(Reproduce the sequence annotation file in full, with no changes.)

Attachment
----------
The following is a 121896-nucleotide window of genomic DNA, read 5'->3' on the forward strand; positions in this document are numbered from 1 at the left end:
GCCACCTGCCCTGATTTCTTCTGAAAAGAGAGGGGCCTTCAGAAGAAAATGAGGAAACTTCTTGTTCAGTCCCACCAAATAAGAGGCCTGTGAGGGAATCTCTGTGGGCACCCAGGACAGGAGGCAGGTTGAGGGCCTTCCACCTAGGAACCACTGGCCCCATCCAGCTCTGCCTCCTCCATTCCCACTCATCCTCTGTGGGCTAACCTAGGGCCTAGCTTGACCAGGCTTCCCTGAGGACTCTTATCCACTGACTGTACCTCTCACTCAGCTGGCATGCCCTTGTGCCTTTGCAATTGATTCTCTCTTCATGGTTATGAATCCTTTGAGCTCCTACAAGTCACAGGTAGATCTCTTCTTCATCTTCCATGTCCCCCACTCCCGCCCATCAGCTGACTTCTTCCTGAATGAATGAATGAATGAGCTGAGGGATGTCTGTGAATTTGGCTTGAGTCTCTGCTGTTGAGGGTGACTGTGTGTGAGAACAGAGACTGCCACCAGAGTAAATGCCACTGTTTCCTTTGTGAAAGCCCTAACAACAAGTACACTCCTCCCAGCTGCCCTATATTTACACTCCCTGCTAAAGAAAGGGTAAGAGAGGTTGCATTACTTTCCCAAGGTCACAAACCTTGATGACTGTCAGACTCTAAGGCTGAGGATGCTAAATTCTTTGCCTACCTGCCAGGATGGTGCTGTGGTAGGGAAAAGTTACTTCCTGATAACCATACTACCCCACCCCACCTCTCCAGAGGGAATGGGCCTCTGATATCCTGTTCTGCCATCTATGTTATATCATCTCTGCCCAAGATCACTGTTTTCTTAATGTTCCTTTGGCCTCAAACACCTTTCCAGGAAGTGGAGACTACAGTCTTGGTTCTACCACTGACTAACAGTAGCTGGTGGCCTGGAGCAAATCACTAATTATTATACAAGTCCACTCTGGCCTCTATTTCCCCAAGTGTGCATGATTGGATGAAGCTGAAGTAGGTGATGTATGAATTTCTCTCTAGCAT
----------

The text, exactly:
The following is a 121896-nucleotide window of genomic DNA, read 5'->3' on the forward strand; positions in this document are numbered from 1 at the left end:
GCCACCTGCCCTGATTTCTTCTGAAAAGAGAGGGGCCTTCAGAAGAAAATGAGGAAACTTCTTGTTCAGTCCCACCAAATAAGAGGCCTGTGAGGGAATCTCTGTGGGCACCCAGGACAGGAGGCAGGTTGAGGGCCTTCCACCTAGGAACCACTGGCCCCATCCAGCTCTGCCTCCTCCATTCCCACTCATCCTCTGTGGGCTAACCTAGGGCCTAGCTTGACCAGGCTTCCCTGAGGACTCTTATCCACTGACTGTACCTCTCACTCAGCTGGCATGCCCTTGTGCCTTTGCAATTGATTCTCTCTTCATGGTTATGAATCCTTTGAGCTCCTACAAGTCACAGGTAGATCTCTTCTTCATCTTCCATGTCCCCCACTCCCGCCCATCAGCTGACTTCTTCCTGAATGAATGAATGAATGAGCTGAGGGATGTCTGTGAATTTGGCTTGAGTCTCTGCTGTTGAGGGTGACTGTGTGTGAGAACAGAGACTGCCACCAGAGTAAATGCCACTGTTTCCTTTGTGAAAGCCCTAACAACAAGTACACTCCTCCCAGCTGCCCTATATTTACACTCCCTGCTAAAGAAAGGGTAAGAGAGGTTGCATTACTTTCCCAAGGTCACAAACCTTGATGACTGTCAGACTCTAAGGCTGAGGATGCTAAATTCTTTGCCTACCTGCCAGGATGGTGCTGTGGTAGGGAAAAGTTACTTCCTGATAACCATACTACCCCACCCCACCTCTCCAGAGGGAATGGGCCTCTGATATCCTGTTCTGCCATCTATGTTATATCATCTCTGCCCAAGATCACTGTTTTCTTAATGTTCCTTTGGCCTCAAACACCTTTCCAGGAAGTGGAGACTACAGTCTTGGTTCTACCACTGACTAACAGTAGCTGGTGGCCTGGAGCAAATCACTAATTATTATACAAGTCCACTCTGGCCTCTATTTCCCCAAGTGTGCATGATTGGATGAAGCTGAAGTAGGTGATGTATGAATTTCTCTCTAGCAT